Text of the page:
Comedian Frances Dilorinzo finds humor through frustration
November 1, 2016
A good belly laugh is a great way to follow up the screams and fun of Halloween and the Egyptian Theatre will facilitate such chuckles this weekend when it brings back Stand-Up at the Egyptian.
The show, emceed by Keith Barany, will feature Frances Dilorinzo and Mike Guido.
Dilorinzo, who became a YouTube sensation with "Homemade Implants" has appeared on "NickMom Night Out," "Last Comic Standing" and "Comics Unleashed."
She has also performed for U.S. troops around the world.
Guido has made several national TV appearances on Showtime, MTV, VH1, and A&E. His comedy CD, "Who Needs Sanity!!" can be heard regularly on Sirius XM Satellite Radio, iTunes, and Pandora.
The comedian has also shared the stage with some of comedy's biggest stars such as Jay Leno, Robin Williams, Ellen DeGeneres, Larry Miller and Dana Carvey.
Park City audiences already had a dose of Dilorinzo's comedy when she performed at Healthy Laughs, a fundraiser for the People's Health Clinic.
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"I've done that event a number of times," the comedian said during a phone call from her home in California. "This will be the first time that I'll be able to perform on my own and cut loose a little bit."
Dilorinzo's journey to comedy started when she was a quiet high school student.
"I had funny thoughts in my head, but I didn't put them out there because I didn't want to be judged by my peers for the next four years," she said. "However when I got to college, I loved the fact that I was anonymous, and the instructor of my Speech class challenged the students to be funny."
Dilorinzo took the risk and found she could be quite funny.
"Well, the class developed this expectation of me to be funny in the next speech and I was like, 'You guys don't understand. That was a total fluke,'" she said. "I didn't think it was going to happen again, but sure enough, it did."
Dilorinzo was not only recruited to the Speech Team, but she became a two-time gold medalist in the Speech to Entertain category in California.
"It was basically like a comedy routine with the elements of a speech," she said.
With those awards under her belt and her friends cheering her one, Dilorinzo ventured into local comedy clubs.
"That's when I found that people could get drunk and yell at you," she said with a laugh. "I also discovered that I could be quick witted and hold my own against hecklers."
It's been more than 20 years since her first stand-up experience, but Dilorinzo still finds comedy an exciting ride. She has learned many things along the way.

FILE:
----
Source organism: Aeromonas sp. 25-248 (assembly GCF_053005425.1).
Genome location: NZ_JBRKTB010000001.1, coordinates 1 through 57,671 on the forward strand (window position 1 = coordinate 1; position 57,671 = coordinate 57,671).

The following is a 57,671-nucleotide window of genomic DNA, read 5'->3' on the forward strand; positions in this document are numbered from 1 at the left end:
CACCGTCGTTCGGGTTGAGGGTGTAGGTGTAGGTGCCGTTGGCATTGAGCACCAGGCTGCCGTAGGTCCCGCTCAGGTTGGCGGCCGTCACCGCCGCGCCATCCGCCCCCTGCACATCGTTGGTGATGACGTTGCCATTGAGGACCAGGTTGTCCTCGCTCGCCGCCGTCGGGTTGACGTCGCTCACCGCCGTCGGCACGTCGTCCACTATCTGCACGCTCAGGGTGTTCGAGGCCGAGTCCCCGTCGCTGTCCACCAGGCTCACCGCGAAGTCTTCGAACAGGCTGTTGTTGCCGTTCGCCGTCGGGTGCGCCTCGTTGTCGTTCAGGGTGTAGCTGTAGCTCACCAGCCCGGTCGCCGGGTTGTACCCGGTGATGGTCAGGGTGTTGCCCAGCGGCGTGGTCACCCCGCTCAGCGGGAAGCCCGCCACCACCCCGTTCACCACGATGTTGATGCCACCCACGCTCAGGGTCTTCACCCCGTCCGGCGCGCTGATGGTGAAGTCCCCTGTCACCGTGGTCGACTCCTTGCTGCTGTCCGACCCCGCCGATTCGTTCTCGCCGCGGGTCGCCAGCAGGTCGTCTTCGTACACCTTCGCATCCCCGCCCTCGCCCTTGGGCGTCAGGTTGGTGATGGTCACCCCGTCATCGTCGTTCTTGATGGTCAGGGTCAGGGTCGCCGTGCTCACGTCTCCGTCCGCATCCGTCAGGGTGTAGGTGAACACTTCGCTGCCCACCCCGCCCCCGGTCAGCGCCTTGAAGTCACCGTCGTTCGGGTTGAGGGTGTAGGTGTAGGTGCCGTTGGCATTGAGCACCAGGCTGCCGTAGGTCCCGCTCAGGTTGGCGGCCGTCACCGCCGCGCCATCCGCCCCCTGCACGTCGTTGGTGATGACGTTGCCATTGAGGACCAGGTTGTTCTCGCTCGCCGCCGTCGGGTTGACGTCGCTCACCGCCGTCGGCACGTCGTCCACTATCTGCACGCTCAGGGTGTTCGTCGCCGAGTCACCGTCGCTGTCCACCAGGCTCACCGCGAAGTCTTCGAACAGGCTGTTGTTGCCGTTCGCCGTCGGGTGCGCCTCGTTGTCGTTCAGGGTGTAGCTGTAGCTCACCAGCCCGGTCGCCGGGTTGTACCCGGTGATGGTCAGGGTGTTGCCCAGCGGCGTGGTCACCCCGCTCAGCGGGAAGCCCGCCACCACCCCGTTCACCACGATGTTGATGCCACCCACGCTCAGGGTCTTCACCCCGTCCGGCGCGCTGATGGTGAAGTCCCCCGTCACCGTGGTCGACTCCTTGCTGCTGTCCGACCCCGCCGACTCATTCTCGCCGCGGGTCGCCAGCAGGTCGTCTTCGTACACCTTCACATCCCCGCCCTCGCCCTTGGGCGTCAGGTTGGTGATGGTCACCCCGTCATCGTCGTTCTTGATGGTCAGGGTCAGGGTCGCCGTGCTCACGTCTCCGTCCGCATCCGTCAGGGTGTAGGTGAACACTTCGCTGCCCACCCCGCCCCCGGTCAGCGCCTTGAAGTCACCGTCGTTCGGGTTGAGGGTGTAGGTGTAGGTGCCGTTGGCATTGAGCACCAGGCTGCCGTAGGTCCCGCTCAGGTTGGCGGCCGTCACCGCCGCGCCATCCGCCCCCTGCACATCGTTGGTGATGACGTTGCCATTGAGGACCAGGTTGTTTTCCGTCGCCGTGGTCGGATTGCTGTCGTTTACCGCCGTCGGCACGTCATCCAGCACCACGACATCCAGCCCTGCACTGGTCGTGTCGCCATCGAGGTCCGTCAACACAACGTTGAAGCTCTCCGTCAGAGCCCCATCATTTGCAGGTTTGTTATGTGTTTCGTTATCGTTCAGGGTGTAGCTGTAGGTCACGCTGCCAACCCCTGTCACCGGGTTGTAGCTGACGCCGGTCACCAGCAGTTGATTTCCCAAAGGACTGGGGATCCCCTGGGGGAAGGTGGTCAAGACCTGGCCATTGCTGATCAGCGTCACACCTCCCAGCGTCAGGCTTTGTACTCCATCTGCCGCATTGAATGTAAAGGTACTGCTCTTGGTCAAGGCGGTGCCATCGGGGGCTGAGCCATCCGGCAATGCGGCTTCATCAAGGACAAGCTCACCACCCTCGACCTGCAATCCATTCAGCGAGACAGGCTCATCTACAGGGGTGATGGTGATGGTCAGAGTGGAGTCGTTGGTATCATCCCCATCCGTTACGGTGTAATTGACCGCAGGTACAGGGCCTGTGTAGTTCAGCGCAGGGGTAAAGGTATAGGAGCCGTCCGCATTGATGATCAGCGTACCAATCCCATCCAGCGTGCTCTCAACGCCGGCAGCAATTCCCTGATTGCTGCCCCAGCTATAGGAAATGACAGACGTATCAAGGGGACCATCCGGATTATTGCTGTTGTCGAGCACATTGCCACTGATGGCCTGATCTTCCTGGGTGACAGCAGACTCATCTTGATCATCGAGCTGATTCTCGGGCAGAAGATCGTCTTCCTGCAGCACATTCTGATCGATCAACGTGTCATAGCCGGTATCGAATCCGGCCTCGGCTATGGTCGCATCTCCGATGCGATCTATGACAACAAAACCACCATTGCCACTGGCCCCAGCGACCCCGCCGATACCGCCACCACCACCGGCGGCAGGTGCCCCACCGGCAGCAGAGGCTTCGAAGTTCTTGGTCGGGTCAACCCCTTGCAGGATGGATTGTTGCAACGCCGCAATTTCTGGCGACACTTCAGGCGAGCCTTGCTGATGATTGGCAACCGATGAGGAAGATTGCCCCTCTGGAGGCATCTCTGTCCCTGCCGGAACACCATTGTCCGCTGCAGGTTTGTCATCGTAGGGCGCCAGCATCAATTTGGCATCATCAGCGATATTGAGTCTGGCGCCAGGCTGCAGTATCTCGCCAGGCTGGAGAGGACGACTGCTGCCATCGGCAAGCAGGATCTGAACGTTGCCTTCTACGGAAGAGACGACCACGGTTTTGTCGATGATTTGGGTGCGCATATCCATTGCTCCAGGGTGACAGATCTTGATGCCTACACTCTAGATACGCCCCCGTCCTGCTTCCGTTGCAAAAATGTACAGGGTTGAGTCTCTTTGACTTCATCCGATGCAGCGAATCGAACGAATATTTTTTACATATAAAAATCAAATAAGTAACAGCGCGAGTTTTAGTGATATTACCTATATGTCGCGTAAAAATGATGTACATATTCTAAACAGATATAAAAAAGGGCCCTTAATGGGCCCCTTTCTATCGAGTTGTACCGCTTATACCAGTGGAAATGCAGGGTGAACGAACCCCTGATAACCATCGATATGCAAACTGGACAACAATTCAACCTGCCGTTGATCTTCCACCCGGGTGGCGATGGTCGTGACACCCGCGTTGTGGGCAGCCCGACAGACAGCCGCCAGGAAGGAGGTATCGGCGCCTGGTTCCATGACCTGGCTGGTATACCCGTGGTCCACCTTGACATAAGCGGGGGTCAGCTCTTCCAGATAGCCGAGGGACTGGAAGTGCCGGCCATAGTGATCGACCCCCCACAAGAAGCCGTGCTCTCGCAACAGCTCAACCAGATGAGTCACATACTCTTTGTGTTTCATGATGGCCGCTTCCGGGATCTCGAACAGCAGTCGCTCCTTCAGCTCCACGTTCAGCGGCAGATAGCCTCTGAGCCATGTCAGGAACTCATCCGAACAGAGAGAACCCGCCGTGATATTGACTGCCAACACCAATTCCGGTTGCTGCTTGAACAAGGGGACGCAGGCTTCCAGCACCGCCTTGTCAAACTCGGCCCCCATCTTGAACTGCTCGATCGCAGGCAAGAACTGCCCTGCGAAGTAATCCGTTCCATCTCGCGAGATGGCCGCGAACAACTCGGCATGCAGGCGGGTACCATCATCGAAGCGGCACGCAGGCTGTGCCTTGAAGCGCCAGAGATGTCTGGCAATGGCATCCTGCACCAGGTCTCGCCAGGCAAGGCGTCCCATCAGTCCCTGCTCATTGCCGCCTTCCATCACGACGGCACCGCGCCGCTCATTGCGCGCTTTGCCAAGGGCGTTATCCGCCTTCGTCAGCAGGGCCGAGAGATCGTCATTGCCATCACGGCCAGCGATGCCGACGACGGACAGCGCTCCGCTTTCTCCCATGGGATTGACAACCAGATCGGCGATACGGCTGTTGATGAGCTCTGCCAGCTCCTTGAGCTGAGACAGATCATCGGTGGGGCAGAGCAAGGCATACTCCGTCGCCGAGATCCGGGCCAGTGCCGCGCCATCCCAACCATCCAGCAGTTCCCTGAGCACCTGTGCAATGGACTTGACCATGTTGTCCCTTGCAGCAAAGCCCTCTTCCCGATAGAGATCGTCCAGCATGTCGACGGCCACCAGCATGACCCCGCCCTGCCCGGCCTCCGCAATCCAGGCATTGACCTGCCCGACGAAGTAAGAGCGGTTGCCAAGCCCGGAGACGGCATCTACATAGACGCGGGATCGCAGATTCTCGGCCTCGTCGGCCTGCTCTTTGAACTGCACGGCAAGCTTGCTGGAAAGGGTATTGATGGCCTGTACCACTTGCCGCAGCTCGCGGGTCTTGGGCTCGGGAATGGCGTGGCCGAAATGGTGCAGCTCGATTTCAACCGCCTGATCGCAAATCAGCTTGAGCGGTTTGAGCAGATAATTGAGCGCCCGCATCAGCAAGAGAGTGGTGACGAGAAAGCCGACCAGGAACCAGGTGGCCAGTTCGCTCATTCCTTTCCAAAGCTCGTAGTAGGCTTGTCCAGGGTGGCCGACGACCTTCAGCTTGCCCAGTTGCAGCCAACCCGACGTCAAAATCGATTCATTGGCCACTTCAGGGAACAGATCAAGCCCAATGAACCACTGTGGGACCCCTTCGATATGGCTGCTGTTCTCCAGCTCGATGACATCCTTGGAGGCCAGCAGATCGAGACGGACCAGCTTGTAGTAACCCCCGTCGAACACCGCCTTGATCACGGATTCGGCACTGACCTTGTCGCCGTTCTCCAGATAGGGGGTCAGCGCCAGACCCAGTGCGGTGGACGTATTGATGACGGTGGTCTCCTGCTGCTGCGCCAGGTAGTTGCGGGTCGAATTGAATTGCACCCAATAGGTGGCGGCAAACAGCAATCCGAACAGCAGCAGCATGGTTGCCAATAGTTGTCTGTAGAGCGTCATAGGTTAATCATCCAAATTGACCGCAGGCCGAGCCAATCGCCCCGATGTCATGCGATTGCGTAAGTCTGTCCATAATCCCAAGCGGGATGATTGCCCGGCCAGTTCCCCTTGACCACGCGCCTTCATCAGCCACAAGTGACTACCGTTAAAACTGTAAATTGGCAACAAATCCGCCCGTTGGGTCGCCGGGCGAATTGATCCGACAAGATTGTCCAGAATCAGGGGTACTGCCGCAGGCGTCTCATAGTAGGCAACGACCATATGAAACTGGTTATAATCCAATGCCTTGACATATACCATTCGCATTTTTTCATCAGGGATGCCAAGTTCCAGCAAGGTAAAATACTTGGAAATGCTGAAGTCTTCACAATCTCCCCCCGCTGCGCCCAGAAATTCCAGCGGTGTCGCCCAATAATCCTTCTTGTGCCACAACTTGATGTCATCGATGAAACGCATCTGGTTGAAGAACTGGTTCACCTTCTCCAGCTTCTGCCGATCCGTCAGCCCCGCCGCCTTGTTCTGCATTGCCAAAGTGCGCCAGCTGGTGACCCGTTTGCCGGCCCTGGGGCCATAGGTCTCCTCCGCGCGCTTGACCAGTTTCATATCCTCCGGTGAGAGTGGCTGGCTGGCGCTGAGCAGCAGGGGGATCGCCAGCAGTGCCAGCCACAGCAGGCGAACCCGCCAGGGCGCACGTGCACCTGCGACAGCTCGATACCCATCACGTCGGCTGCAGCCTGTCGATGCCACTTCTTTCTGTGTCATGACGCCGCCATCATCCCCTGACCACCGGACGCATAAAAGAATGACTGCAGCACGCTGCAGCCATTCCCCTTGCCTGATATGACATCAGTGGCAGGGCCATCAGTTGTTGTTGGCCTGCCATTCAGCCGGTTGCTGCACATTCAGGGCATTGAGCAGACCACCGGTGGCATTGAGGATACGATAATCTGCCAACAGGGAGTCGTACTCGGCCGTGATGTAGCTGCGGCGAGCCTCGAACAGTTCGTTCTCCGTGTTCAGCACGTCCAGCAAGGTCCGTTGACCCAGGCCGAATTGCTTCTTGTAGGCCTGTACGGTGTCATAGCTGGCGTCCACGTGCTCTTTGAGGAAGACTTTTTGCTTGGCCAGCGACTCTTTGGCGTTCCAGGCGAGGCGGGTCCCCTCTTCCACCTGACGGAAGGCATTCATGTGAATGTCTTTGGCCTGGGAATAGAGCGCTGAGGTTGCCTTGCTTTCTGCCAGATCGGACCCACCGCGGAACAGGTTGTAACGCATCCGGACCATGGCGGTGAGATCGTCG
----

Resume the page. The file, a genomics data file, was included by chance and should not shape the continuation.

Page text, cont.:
"I think the magic to a great comedian is the connection with the crowd," she said. "You have to make it sound like you're chatting with the audience after meeting them at a party for the first time. To me, that's what draws me into different comics."
Dilorinzo's creative process is spurred by frustration, because when Dilorinzo gets frustrated, her head fills with sarcasm.
"When that happens, I'll say something and if I get a reaction from the people I'm talking to, I know it's relatable," she said. "Then I'll try something relating to this on stage and then I'll start building the bit."
One bit came about when someone told Dilorinzo they thought their dogs were just like children.
"I wish my kids were like dogs because I could leave them home for four hours without costing me $20 for a babysitter," she said. "You know, here's some water. Here's some food. Now, don't [crap] in the house.
"That's how I create my routine, but someone like Jerry Seinfeld will wake up and say, 'I'm going to sit at my desk and write 10 jokes about traffic today,'" she said. "That's not how I do it."
Regardless of her creative process, Dilorinzo has found there is a world of people who relate to what happens in her life. She is, however, selective about the topics she will address.
"I know someone who is working with another older female comic and one of her routines has references to eyeing and fantasizing about junior high boys," Dilorinzo said. "My friend said the audience gets really cold and uncomfortable and I said, 'Good for them.'"
Dilorinzo also doesn't take issue with people on personal levels.
"The thing is, I do like to get them to laugh at themselves," she said. "I think laughing at yourself is a great way to live through life. However, if they are going through something painful or serious, or they are struggling with an addiction, it's not funny to belittle those things."
The Egyptian Theatre, 328 Main St., presents stand-up comedians Frances Dilorinzo and Mike Guido at 8 p.m. on Friday and Saturday, Nov. 4-5. Friday tickets range from $15 to $25 and Saturday tickets range from $19 to $29. For more information, visit http://www.parkcityshows.com.
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